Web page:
Date of Adoption: January 23, 1996

    5100.3 Public Performances

    School clubs and / or organizations are encouraged to arrange for individual student and group public performances when such performances reinforce educational objectives and when they do not interfere with other scheduled activities or classes within the school day.

    Specific guidelines for such public performances are as follows:

    • All public performances involving students will be approved by the building principal.
    • The extended use of one particular performance group will be discouraged to avoid extensive absences.
    • Students participating in a public performance will conduct themselves in a way as to bring credit to their school.
    • Public performances that are scheduled outside school hours are preferred.
    • Performances during school hours should be limited to the class period during which the activity is usually taught to that particular student or students.
    • Students will not be paid for participating or performing when they represent the school.

    Date of Adoption: February 27, 1996

    5100.5 Student Fundraising Activities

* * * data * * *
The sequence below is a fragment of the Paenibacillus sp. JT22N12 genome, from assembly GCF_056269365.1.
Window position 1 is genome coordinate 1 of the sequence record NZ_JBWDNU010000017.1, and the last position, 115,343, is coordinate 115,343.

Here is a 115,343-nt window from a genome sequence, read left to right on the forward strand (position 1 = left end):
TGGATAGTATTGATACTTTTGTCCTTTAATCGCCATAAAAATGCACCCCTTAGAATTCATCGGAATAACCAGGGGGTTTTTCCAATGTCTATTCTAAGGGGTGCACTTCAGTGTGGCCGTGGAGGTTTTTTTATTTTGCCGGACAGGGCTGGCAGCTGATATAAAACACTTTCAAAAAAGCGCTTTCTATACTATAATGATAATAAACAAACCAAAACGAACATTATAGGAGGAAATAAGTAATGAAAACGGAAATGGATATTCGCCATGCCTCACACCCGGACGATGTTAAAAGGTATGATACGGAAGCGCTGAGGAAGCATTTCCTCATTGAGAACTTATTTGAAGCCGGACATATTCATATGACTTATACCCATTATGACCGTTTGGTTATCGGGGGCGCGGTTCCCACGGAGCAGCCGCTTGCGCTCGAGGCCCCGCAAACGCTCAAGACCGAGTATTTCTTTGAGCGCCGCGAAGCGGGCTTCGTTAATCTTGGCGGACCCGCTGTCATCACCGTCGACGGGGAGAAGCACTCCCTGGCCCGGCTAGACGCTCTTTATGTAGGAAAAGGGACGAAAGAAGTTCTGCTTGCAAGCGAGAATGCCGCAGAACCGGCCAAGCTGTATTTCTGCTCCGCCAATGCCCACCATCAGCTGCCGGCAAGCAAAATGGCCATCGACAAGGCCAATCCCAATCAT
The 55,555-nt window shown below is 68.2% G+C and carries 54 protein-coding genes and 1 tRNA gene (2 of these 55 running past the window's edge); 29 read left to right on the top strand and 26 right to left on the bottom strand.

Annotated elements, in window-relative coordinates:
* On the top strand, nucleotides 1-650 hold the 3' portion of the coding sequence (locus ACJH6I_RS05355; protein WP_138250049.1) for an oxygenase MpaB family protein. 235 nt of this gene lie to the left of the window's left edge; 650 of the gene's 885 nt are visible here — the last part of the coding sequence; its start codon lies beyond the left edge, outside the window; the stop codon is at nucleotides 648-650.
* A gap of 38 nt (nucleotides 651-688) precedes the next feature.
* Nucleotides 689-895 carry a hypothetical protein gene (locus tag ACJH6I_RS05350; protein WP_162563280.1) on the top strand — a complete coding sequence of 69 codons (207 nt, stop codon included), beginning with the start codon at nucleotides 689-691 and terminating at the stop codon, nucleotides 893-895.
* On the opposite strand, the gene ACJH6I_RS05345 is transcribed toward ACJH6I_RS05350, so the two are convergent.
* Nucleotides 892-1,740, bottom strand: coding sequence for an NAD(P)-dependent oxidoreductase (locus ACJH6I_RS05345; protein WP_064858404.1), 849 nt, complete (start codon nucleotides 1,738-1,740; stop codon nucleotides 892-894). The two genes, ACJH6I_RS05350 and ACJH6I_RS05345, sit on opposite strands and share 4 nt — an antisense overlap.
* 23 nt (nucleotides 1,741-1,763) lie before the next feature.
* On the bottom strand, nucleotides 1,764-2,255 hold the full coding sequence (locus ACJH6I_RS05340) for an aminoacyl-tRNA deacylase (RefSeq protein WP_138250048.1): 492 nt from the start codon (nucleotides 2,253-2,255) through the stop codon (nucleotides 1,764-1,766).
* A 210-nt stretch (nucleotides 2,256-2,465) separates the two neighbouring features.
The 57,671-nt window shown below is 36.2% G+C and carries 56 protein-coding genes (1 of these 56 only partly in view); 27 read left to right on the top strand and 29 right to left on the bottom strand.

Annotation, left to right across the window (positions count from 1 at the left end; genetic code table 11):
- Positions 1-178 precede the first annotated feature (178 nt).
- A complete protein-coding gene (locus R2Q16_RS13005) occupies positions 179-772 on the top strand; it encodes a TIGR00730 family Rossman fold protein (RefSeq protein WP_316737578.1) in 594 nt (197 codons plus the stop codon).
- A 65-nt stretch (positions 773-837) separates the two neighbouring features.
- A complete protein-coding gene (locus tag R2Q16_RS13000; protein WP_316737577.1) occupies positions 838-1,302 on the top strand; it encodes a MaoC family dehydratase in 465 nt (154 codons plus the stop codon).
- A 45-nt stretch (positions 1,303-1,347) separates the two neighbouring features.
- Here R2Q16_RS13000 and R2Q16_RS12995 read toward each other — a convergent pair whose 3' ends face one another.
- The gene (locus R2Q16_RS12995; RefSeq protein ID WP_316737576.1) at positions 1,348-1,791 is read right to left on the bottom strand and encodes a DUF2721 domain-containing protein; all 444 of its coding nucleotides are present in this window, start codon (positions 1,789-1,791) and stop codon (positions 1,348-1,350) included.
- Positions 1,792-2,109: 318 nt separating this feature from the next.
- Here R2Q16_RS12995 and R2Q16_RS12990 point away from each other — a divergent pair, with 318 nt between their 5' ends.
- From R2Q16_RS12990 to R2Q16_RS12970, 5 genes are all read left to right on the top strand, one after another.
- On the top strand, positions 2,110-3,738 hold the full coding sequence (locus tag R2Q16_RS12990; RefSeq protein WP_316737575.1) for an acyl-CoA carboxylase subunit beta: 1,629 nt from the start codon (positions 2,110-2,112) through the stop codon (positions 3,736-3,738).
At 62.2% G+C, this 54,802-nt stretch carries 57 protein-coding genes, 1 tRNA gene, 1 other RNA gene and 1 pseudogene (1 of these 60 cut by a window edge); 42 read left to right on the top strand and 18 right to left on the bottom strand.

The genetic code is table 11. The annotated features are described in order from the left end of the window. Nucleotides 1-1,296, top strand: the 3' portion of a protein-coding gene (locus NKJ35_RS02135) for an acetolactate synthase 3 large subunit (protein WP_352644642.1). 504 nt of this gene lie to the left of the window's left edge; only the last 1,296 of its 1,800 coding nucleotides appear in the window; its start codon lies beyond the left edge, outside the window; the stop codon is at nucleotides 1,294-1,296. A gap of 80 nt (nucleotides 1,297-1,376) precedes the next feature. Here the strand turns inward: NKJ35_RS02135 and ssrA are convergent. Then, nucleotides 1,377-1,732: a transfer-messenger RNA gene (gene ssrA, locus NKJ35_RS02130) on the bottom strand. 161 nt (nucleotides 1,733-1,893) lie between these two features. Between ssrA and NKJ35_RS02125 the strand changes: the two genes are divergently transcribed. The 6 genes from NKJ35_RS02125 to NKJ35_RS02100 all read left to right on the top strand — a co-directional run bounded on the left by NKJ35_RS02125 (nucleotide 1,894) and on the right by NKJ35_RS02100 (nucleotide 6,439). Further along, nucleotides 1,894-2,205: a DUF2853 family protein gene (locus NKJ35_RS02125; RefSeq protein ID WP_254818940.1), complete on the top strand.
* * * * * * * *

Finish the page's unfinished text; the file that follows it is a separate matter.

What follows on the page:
The Board recognizes that students may wish to support a particular school project or activity by conducting fundraising drives. The Board respects such expressions of support.

    Because the Board's first responsibility is to the educational development of each student, no fundraising contests or activities will be held which interfere with the instructional program.

    Fundraising activities such as games of chance or raffles may not be conducted or sponsored in school buildings or on school grounds. Any school club or organization must request and receive permission from the principal to engage in a fundraising activity. The request must be in writing by the club or organization's sponsor. All fundraising activities must comply with federal, state, and local laws including but not limited to any permit that may be required. Plans for such activities should be made well in advance of the event and the total fundraising efforts in a school must not be a burden or nuisance to students, faculty, parents, or the community.